Not too long ago we were called to carry out an assessment of indoor air quality for the purpose of the BREEAM Assessment scheme. Our analysis would reveal whether or not there was an air quality problem, and if there was, seek to implement a HEA-02 air quality plan to rectify it. The building we were commissioned to assess consisted of a number of rooms with numerous laboratories dedicated to natural science and information technology. The overall objectives were to measure the concentration of formaldehyde in the indoor environment, measure the concentration of total volatile organic compounds and to evaluate the site compliance against the BREEAM indoor air quality requirements.
After conducting a thorough investigation, the results of our indoor air quality measurements revealed that the site is compliant with the requirements set out in the official document “Hea-02 Indoor Air Quality”. Our test proved that the concentration of formaldehyde and total volatile organic compounds (TVOC) is below the maximum permissible concentration limits. As a result, no further measurements needed to be taken to reduce the concentration of formaldehyde and volatile organic compounds across the development.
Formaldehyde and VOC’s Analysis
In order to make sure that building was safe for habitation, we needed to conduct an analysis of the indoor air quality before initiating a BREEAM air quality plan. Specifically, we were looking to measure the presence of Volatile Organic Compounds and Formaldehyde in the air. In order to collect the data we used Casella/Gillian Personal Samplers fitted with TENAX anasorb thermal absorption tubes and SKC 226-119 glass tubes. Next, we need to analyze the recordings that we obtained. Then we analyzed the Volatile Organic Compounds by Thermal Desorption Gas Chromatography Mass Spectrometry and the samples of formaldehyde were analysed by high performance liquid chromatography. High performance liquid chromatography is a method used to separate components from a mixture.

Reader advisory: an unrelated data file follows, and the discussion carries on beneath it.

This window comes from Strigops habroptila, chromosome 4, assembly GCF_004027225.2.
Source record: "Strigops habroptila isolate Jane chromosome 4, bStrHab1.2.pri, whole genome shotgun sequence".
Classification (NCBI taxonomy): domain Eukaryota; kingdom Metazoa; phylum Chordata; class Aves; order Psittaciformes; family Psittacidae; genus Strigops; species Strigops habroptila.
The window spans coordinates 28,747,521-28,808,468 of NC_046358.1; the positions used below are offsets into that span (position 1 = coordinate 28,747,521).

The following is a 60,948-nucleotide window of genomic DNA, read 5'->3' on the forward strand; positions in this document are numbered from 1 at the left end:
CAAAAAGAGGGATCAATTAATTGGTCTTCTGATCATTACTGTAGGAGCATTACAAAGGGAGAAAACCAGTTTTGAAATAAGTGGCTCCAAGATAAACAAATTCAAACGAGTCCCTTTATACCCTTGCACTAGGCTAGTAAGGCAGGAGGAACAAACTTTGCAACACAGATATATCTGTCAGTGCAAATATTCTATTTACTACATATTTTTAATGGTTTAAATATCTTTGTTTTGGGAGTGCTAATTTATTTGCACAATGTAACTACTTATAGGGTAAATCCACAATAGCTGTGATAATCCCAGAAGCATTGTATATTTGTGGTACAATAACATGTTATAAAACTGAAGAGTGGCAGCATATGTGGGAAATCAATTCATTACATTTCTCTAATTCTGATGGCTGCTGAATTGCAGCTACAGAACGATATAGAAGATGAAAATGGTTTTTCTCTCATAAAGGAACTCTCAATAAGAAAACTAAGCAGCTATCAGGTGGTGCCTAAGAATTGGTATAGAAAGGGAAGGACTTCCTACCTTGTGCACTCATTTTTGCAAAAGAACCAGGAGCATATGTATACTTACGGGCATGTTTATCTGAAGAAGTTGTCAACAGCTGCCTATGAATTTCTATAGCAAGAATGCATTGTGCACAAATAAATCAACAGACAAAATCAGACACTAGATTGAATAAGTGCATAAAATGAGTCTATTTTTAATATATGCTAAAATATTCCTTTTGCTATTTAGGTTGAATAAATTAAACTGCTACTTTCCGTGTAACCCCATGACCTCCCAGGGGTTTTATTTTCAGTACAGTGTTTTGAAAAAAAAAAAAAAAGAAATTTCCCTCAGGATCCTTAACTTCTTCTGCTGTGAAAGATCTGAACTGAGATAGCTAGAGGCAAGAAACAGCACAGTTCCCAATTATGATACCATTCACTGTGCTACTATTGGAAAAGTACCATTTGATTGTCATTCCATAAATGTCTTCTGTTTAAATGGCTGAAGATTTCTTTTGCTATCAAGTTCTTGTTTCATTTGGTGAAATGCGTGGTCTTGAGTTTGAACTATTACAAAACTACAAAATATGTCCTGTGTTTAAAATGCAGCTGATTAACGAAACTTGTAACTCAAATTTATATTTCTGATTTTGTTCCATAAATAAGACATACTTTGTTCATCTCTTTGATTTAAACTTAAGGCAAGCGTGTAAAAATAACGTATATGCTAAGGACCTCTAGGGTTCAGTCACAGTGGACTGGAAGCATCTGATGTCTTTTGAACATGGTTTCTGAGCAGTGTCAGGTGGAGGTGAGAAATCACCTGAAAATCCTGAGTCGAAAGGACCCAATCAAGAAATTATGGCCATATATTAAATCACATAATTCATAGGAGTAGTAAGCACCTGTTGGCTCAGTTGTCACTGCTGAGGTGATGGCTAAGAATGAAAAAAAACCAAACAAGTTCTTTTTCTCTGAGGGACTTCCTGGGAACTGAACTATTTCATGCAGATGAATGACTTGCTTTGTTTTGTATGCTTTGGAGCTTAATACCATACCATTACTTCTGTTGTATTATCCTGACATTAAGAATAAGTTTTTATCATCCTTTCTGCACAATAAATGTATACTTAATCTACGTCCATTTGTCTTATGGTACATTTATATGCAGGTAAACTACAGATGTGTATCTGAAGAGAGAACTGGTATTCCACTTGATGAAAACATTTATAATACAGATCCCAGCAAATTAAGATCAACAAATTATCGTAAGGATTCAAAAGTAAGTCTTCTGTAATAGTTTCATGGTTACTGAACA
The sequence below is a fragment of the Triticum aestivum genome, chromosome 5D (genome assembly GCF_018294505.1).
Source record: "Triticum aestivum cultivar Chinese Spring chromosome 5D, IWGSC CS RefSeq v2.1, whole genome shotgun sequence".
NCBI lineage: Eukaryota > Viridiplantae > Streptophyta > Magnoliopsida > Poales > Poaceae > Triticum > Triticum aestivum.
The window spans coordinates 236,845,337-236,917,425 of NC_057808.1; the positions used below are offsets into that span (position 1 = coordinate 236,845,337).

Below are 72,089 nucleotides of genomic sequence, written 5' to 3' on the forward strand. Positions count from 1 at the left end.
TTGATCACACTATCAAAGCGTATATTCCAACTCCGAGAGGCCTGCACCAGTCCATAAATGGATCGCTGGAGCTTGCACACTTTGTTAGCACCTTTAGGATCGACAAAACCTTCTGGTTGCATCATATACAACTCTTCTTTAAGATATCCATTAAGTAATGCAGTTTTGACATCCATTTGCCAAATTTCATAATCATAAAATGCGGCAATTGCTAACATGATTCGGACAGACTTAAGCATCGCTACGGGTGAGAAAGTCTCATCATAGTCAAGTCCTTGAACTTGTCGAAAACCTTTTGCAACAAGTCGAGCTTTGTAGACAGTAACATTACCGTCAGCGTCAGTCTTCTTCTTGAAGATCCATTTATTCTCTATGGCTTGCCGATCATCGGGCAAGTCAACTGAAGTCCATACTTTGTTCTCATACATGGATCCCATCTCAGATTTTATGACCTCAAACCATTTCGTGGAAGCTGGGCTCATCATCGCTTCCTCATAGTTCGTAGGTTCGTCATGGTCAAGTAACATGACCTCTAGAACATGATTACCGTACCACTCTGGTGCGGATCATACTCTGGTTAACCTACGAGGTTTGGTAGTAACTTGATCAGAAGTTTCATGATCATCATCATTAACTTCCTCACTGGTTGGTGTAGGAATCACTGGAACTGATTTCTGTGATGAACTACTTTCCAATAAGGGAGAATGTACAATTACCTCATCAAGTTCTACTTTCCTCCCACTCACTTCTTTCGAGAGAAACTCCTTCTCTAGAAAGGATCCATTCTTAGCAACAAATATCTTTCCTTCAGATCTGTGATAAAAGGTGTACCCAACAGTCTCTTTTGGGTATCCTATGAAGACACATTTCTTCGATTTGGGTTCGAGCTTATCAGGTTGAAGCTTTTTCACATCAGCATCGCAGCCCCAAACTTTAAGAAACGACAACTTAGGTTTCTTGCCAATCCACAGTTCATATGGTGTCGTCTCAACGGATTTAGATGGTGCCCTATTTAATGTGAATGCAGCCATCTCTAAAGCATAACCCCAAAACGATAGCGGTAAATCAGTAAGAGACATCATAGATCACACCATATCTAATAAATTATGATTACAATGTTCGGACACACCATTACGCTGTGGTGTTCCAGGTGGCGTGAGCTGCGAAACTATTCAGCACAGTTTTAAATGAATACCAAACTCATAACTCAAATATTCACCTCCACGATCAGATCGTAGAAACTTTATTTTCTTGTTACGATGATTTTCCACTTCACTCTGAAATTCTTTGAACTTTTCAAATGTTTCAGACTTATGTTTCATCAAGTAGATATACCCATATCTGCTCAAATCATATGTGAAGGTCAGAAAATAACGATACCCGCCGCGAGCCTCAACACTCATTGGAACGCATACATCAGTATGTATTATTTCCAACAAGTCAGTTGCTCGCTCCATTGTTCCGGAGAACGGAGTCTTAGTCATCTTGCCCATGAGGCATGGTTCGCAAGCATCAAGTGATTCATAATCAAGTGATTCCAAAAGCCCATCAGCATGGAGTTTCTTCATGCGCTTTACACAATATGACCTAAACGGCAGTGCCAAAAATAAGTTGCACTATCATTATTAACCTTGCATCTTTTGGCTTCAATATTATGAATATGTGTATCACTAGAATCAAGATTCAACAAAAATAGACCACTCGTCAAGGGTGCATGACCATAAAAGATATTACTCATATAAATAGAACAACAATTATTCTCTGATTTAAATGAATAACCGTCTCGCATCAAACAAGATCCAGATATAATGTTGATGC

After conducting a thorough investigation and assessing whether a BREEAM air quality plan needed to be implemented, we found that the indoor air quality safe. More specifically, the indoor air quality with regard to the concentration of formaldehyde and volatile organic compounds meets the requirements set out in the HEA-02 document entitled “Indoor Air Quality”. As a result, no further measures needed to be taken to reduce the concentration of indoor air contaminants. For the owners this will have been good news, as they will have avoided having to make adjustments for local exhaust ventilation and implementing a pre-occupancy flush